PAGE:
Inspirational Adult Improvers


  • 9 days ago · Quote · #341

    Milliern

    ipcress12 wrote:

     

    Interesting! It's a shame we don't have better data. Clearly the more experience and the earlier the experience the better for developing chess strength, but the parameters are vague.

    I'm somewhat surprised tournament experience isn't mentioned as necessary. That was the crucible for my development. I played skittles with my grandfather and the kids in the neighborhood but it didn't amount to much until I started studying and playing serious games with a clock.

    I think the value of tournament chess is that it initiates an emotional connection with the game (the hippocampus is associated with emotional functions and memory functions, and studies indicate a reciprocal function between memory and emotion), and I think the extremely competitive aspect of tournament play encourages the fullest possible attention and the growth of one's ability to visually attend a position (and over durations).  I'm sure that being a youth, and being more easily emotionally stimulated, is part of the reason for the differences in growth we see between adults and youths. 

  • 9 days ago · Quote · #342

    Chessmo

    Thanks for posting! What did your early chess activity look like? Did you play competitively as a youth, etc?

    Cheers,

    NFork wrote:

    I achieved my NM title 2009 when I was 28 and then as 32 years old I got FM title. It sounds strange that 4 years would mean something: I think I could have gained NM title also as 32 years old if I had started chess some years later.

    As someone already said. I think if person doesn't get the 2200 when he is 30 or younger it's mostly harder as older because people often don't have the time to work with chess.

  • 9 days ago · Quote · #343

    ipcress12

    Thanks for posting! What did your early chess activity look like? Did you play competitively as a youth, etc?

    Chessmo: Assuming you're addressing me ... I learned to play around 14, got interested and started studying at 15, got a few friends interested to study, play blitz and match games at 16, started playing in tournaments at 17, stopped playing at 21 because I wanted to focus on other parts of my life.

    My rating went from 1498 to 1727 with a high of 1759. Almost all my friends went on to expert and master. Perhaps I flatter myself, but I always felt I could have done so too if I had put the work in. Instead I devoted myself to writing and programming, wihch paid the bills.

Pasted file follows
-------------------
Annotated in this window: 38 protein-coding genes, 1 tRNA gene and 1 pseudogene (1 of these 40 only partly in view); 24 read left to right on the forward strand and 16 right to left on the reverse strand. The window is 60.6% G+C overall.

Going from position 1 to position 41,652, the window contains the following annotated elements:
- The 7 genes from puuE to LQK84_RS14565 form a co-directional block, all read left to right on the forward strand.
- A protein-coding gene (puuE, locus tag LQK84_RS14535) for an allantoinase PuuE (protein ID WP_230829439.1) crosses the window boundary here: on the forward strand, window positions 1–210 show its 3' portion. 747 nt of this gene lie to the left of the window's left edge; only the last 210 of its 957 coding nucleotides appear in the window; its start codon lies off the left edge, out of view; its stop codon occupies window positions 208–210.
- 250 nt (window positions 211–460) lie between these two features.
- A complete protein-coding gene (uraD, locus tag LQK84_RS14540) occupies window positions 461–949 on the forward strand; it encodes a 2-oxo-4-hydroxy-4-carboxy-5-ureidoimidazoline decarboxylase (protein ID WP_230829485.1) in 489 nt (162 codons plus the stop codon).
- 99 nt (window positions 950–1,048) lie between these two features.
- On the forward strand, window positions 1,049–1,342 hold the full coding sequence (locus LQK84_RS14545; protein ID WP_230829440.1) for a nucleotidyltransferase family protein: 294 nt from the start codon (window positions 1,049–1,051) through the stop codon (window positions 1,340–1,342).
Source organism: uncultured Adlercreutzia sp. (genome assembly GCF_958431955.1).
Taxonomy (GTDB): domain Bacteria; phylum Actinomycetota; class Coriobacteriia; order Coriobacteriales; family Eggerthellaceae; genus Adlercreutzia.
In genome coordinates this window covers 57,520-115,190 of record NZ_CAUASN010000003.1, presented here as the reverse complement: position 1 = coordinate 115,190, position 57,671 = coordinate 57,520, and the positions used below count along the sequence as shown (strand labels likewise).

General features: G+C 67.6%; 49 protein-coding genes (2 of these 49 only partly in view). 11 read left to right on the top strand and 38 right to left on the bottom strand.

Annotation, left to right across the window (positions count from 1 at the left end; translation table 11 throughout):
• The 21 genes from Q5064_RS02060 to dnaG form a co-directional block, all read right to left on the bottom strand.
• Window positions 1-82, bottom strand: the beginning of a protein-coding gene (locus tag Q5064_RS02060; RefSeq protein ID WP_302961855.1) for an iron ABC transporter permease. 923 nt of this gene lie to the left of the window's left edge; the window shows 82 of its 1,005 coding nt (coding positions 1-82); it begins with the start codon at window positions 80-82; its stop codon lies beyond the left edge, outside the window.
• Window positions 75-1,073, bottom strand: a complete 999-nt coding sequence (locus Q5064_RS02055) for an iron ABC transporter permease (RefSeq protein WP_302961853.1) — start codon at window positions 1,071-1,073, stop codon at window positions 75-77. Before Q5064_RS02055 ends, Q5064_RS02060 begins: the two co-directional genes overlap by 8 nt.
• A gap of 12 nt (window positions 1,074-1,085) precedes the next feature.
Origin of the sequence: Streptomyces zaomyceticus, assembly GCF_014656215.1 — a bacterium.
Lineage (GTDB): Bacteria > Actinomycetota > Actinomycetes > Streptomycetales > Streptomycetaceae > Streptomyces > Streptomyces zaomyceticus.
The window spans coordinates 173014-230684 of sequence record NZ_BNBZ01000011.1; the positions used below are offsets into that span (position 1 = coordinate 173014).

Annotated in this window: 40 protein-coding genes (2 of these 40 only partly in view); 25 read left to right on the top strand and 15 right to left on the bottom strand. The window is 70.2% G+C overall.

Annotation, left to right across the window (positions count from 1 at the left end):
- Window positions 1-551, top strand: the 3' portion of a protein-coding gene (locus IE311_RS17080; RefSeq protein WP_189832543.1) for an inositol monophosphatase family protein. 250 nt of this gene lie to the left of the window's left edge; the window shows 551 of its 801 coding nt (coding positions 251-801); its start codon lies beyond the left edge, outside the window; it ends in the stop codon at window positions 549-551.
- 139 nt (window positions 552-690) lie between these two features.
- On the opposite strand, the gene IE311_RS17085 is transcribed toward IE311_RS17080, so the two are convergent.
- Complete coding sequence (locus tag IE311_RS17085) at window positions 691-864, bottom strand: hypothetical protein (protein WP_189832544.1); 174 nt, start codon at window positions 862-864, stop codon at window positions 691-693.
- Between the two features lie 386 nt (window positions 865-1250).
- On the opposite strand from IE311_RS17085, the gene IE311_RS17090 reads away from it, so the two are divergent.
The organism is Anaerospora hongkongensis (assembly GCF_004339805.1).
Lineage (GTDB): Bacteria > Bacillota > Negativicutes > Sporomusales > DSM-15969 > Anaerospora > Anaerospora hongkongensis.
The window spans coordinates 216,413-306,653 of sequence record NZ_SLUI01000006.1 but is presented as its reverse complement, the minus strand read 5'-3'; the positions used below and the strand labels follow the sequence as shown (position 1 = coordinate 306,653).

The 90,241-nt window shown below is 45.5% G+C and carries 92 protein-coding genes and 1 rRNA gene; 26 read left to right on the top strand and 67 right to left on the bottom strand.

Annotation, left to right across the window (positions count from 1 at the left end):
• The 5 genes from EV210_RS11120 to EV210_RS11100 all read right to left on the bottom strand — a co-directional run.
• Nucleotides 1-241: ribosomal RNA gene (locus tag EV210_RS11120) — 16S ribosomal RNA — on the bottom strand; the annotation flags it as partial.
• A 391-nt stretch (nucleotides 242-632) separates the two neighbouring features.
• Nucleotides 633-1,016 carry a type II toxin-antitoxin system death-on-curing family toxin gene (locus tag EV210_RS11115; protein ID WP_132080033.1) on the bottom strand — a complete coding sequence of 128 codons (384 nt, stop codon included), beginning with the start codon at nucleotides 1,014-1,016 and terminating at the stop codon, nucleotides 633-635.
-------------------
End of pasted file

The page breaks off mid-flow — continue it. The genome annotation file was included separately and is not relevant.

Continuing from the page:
• 9 days ago · Quote · #344

    Milliern

    ipcress12 wrote:

    Thanks for posting! What did your early chess activity look like? Did you play competitively as a youth, etc?

    Chessmo: Assuming you're addressing me ... I learned to play around 14, got interested and started studying at 15, got a few friends interested to study, play blitz and match games at 16, started playing in tournaments at 17, stopped playing at 21 because I wanted to focus on other parts of my life.

    My rating went from 1498 to 1727 with a high of 1759. Almost all my friends went on to expert and master. Perhaps I flatter myself, but I always felt I could have done so too if I had put the work in. Instead I devoted myself to writing and programming, wihch paid the bills.

    Ah, Jack, I think Kevin's comment was directed at Jari (FM NFork).  Probably, Kevin was responding through an iPhone, which tend to not disambiguate between the responding text and the text being responded to.

  • 9 days ago · Quote · #345

    ipcress12

    Well, that's my story for what it's worth. I'm glad to  know I have the early experience chess box checked.

  • 9 days ago · Quote · #346

    richie_and_oprah

    Milliern wrote:

     I'm sure that being a youth, and being more easily emotionally stimulated, is part of the reason for the differences in growth we see between adults and youths. 


    Neuralplasticity is the reason.

  • 9 days ago · Quote · #347

    Milliern

    richie_and_oprah wrote:
    Milliern wrote:

     I'm sure that being a youth, and being more easily emotionally stimulated, is part of the reason for the differences in growth we see between adults and youths. 


    Neuralplasticity is the reason.

    You can't use a definite article when there are multiple contributing factors; but neuroplasticity is the primary one.

  • 9 days ago · Quote · #349

    dfgh123

    children also get encouraged and praised a lot which helps whilst adults get shut down and ignored

  • 9 days ago · Quote · #350

    Chessmo

    Ha, ha. Yes, telling your neighbors and work colleagues that you want to spend 25 hours a week studying how to play a boardgames doesn't usually garner positive reactions. Fortunately I've never cared much for others opinions of how to live my life and that has worked out well enough for me. ;-)

  • 9 days ago · Quote · #351

    fran2c9

    francisco


Back to Top

Post your reply: